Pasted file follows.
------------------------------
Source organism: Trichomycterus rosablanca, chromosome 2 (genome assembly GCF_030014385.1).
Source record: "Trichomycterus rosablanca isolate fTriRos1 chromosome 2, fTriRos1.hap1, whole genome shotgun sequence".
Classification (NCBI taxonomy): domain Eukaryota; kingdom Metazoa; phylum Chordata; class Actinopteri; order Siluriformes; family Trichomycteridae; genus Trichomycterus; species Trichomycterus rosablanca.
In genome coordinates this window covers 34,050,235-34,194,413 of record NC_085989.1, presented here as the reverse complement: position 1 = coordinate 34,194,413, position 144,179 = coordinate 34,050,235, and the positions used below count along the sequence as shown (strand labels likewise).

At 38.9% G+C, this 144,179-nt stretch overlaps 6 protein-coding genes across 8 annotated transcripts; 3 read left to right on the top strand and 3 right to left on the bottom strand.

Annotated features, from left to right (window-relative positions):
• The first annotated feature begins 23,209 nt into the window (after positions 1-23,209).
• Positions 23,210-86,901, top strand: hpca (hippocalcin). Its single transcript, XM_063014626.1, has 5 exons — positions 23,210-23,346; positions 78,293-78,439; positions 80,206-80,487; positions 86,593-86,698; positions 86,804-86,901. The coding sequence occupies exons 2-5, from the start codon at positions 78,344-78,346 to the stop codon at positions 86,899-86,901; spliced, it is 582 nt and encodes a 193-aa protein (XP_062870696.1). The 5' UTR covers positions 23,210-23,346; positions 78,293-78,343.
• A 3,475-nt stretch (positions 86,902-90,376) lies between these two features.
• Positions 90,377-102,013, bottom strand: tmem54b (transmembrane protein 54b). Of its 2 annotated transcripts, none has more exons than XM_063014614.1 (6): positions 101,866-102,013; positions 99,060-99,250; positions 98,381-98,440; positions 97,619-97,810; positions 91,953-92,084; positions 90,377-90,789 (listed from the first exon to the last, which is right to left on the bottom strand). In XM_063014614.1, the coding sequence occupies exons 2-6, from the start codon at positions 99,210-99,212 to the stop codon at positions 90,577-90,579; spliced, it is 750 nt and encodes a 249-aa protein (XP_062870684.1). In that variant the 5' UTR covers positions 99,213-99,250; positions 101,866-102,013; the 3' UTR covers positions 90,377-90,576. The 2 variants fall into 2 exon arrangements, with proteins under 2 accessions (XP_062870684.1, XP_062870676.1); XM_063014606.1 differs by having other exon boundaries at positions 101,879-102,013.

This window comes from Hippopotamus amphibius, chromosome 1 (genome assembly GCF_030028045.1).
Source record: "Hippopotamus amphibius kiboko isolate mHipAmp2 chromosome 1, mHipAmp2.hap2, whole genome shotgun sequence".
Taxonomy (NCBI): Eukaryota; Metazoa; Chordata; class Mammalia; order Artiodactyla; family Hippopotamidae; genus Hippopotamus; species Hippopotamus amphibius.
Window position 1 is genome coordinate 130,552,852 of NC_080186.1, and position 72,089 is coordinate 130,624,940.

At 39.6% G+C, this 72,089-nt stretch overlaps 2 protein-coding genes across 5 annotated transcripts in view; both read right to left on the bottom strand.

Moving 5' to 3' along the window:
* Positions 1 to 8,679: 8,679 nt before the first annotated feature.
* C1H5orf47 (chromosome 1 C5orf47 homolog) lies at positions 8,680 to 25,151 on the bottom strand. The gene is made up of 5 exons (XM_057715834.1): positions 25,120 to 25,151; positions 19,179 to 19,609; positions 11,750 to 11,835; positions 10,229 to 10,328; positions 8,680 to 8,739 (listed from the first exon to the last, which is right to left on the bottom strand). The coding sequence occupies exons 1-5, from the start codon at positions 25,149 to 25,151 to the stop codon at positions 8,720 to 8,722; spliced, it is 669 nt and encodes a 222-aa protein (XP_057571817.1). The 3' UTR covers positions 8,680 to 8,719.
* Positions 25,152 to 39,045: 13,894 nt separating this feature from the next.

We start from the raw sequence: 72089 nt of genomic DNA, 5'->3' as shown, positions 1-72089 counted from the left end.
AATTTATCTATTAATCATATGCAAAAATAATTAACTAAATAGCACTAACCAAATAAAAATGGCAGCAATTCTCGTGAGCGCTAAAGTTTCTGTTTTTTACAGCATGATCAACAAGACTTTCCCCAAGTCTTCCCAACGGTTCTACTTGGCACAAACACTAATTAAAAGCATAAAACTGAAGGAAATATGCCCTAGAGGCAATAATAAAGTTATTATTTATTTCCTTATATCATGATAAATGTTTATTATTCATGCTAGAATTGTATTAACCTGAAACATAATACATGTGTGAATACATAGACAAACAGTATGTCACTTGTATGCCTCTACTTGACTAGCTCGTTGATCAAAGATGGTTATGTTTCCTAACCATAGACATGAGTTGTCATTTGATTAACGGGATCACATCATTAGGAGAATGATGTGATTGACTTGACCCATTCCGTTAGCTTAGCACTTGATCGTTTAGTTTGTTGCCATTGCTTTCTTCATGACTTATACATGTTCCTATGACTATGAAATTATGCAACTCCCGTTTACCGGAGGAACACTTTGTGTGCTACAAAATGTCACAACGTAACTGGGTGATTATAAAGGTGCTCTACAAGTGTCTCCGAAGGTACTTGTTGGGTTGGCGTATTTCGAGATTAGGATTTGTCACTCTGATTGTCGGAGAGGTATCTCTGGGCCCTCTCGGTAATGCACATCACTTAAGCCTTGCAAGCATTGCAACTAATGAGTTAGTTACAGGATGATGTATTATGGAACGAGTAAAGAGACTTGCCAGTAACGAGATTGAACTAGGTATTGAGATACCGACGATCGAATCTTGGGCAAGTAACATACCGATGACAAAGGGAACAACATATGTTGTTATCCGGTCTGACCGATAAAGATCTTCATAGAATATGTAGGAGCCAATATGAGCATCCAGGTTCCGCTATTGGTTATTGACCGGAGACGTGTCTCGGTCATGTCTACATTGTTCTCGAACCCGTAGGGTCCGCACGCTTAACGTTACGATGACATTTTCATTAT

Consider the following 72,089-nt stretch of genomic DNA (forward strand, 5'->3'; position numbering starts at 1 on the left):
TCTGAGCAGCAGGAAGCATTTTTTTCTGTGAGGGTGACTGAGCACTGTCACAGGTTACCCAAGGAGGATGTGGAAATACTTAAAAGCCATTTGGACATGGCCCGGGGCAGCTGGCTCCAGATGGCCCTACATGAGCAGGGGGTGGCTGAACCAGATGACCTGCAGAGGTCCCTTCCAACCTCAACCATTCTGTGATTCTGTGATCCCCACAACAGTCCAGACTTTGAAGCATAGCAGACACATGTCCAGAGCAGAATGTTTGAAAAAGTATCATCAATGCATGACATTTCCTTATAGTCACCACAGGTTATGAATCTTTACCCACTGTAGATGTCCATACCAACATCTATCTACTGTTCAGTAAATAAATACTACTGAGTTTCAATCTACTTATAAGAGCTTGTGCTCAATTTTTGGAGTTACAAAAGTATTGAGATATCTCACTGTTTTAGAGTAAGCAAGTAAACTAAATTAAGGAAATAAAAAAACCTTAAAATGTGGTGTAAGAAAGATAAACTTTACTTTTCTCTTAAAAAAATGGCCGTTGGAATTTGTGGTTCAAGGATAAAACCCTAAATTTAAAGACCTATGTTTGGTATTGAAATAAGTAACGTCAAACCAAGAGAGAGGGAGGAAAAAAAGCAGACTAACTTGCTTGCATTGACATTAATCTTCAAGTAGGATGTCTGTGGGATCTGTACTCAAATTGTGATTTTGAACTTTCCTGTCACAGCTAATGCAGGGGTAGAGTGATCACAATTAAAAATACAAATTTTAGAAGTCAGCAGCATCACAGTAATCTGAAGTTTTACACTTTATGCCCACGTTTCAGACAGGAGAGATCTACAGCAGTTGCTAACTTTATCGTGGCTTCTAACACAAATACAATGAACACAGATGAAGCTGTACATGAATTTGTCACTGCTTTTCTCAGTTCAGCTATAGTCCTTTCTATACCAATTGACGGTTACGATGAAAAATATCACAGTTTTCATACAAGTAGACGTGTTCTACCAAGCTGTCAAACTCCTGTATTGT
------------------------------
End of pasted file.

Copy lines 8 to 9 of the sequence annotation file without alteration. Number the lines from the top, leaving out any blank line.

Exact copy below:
• Positions 23,210-86,901, top strand: hpca (hippocalcin). Its single transcript, XM_063014626.1, has 5 exons — positions 23,210-23,346; positions 78,293-78,439; positions 80,206-80,487; positions 86,593-86,698; positions 86,804-86,901. The coding sequence occupies exons 2-5, from the start codon at positions 78,344-78,346 to the stop codon at positions 86,899-86,901; spliced, it is 582 nt and encodes a 193-aa protein (XP_062870696.1). The 5' UTR covers positions 23,210-23,346; positions 78,293-78,343.
• A 3,475-nt stretch (positions 86,902-90,376) lies between these two features.